Click on the magnifier to enlarge the timeline. To change the duration of each frame, click on the picture and move the mouse over the right edge; a red arrow will appear. Click on this arrow and drag it backwards until the duration reads about half a second. Do this with all the pictures. Now press 'play' on the video player and you will see that the animation runs a lot quicker.
To add music and sound effects, go to Import Audio or Music on the menu on the left and add these to the timeline in the same way that you did the pictures. It is also possible to add a title slide by going to Edit Movie and selecting Make Titles or Credits.
- - Provide plasticine or playdough for the children to make simple models that can be manipulated and moulded for animation.
- - Use large wooden building blocks to build a large-scale model. Take photos of it at various stages and animate these.
- - Use junk such as food cartons and containers instead of conventional construction materials.
- - Create an animated story using classroom character toys or puppets.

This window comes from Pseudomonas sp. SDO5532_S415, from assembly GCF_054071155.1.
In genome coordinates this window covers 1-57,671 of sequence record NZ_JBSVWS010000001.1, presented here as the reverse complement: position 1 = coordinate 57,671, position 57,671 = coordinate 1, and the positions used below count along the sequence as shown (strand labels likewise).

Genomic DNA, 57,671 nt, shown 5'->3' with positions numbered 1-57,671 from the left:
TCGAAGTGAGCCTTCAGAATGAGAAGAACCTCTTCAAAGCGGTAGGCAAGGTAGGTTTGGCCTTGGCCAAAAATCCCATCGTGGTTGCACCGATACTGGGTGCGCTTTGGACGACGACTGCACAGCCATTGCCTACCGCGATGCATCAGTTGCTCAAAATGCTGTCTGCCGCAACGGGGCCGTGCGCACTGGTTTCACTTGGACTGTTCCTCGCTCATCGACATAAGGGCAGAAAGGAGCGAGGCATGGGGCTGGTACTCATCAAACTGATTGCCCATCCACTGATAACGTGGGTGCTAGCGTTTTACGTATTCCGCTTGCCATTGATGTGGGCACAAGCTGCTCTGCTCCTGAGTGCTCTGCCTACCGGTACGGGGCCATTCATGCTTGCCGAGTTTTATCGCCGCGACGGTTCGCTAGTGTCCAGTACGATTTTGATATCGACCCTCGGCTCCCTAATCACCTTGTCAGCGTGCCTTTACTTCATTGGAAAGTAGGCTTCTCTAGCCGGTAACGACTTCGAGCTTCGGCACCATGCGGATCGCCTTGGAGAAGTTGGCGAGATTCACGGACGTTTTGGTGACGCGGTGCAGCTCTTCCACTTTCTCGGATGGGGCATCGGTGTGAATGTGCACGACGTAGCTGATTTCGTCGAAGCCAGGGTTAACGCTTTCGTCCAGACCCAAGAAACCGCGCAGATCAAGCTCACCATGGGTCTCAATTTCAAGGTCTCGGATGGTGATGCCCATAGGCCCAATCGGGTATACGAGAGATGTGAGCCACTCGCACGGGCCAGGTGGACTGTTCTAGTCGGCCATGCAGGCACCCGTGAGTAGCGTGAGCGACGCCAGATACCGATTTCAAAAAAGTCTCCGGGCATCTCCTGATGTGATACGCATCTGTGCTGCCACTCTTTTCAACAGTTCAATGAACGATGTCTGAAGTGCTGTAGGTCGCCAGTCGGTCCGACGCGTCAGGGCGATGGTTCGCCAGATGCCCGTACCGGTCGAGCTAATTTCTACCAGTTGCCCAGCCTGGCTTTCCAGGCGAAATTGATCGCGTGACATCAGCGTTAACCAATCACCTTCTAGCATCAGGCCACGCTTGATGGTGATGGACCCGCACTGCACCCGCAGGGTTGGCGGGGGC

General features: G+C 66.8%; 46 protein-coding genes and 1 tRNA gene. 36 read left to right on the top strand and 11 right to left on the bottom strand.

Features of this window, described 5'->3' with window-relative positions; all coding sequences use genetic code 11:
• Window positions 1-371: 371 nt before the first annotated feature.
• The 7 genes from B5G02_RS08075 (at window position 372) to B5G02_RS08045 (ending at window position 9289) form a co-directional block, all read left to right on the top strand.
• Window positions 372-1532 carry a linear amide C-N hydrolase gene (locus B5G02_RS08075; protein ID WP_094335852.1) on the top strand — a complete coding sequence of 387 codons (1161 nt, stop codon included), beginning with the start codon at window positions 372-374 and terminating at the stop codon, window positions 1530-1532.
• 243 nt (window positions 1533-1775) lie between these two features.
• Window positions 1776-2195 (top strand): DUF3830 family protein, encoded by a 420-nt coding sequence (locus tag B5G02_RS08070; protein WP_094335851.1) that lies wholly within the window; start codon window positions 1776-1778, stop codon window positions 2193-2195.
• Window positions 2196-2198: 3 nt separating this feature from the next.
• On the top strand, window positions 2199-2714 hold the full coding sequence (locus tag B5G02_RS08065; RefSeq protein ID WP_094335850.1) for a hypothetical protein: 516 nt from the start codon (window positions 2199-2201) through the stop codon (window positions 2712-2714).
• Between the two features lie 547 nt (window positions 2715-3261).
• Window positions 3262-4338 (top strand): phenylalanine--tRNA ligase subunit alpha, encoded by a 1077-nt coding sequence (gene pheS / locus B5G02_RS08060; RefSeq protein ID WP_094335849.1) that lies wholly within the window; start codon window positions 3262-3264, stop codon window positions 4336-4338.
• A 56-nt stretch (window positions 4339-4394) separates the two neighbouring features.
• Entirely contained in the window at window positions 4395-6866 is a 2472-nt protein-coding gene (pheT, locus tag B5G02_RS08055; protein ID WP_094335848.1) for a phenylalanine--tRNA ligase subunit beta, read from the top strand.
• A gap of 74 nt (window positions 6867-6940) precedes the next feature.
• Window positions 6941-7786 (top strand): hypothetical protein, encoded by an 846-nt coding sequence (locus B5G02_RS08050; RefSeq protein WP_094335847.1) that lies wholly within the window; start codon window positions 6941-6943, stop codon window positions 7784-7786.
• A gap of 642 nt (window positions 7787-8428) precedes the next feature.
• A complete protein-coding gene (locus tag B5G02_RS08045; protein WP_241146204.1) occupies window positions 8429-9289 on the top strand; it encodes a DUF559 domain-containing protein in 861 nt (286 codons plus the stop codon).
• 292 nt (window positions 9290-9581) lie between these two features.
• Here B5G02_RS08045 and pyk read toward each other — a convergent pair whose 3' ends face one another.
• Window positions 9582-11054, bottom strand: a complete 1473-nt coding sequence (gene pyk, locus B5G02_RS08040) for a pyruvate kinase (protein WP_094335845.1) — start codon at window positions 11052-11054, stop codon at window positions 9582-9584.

- - Freeze a large block of coloured ice and take periodical photos of it melting. These can be animated in reverse order for a thoughtprovoking sequence.
- - Grow a beanstalk; photograph the original bean in a glass jar as it germinates, then continue to follow its progress after it has been planted.
SUGGESTIONS FOR ALTERNATIVE SOFTWARE
Digital Blue Movie Creator: This is a simple piece of equipment to use and it cuts out the added burden of having to move your photographs from camera to computer. The software is easy to navigate and accessible to young children.
2Animate: From 2Simple software, this is another uncomplicated program that allows children to draw a series of their own pictures on the computer before stringing them together to create an animation. There is also an option to upload photos.
Find out about and identify the uses of everyday technology
Know how to operate simple equipment
Complete a simple program on a computer
Show confidence in linking up with others for support and guidance
Display high levels of involvement in activities
Consistently develop a simple story
Use their imagination in art and design